Travon Free, co-director of live action short winner Two Distant Strangers, about a young black man forced to repeatedly relive a deadly encounter with a police officer, wore a suit jacket lined with the names of real people killed by police.

“Those people happen to disproportionately be black people,” he said, adding: “James Baldwin once said the most despicable thing a person can be is indifferent to other people’s pain. So I just ask that you please not be indifferent. Please don’t be indifferent to our pain.”

Even Oscar winners get star-struck sometimes – as Youn Yuh-Jung proved

Brad Pitt, right, poses with Yuh-Jung Youn, winner of the award for best actress in a supporting role for Image: Youn Yuh-Jung poses with Brad Pitt.Pic: AP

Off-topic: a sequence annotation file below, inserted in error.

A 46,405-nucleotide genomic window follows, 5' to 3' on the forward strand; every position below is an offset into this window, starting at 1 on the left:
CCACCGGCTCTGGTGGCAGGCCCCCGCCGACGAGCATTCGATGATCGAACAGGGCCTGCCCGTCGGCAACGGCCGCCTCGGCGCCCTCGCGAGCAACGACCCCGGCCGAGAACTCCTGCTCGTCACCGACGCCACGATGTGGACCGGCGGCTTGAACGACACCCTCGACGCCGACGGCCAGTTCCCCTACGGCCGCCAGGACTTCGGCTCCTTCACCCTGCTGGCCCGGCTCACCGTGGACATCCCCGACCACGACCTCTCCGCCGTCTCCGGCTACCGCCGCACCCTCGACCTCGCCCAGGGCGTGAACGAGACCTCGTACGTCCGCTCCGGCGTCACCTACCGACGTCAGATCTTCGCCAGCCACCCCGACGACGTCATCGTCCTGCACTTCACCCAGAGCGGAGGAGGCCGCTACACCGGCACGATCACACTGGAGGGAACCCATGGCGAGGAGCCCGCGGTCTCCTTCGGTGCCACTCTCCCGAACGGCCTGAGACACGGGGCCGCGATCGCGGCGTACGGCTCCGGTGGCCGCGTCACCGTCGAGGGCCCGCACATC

Youn Yuh-jung, who won best supporting actress, appeared to have finally had her dream come true when she collected her award.

Hollywood royalty Brad Pitt, never too far away from an awards ceremony, handed out the statuette to the Minari star on Sunday night.

As she reached the stage, the 73-year-old said: “Mr Brad Pitt… finally, nice to meet you!

“Where were you while we were filming in Tulsa?”

As ever the true gentleman, Pitt then walked her off stage, arm in arm, and gave her the famous gold envelope containing her name.

Frances McDormand told everyone to go back to the cinema and asked the event organisers for karaoke

Best actress winner Frances McDormand told everyone watching to go back to the cinemas when they reopen, reflecting on a turbulent year for the movie industry.

During the acceptance speech for best film, which went to Nomadland, she told the Union Station crowd: “Please watch our movie on the largest screen possible, one day very very soon, take everyone you know into a theatre, shoulder to shoulder in that dark space and watch every film that is represented here tonight.”

McDormand, who now has three Oscars to her name, concluded her remarks by howling – a tribute to the film’s sound mixer Michael Wolf Snyder, who took his own life at the age of 35 earlier this year.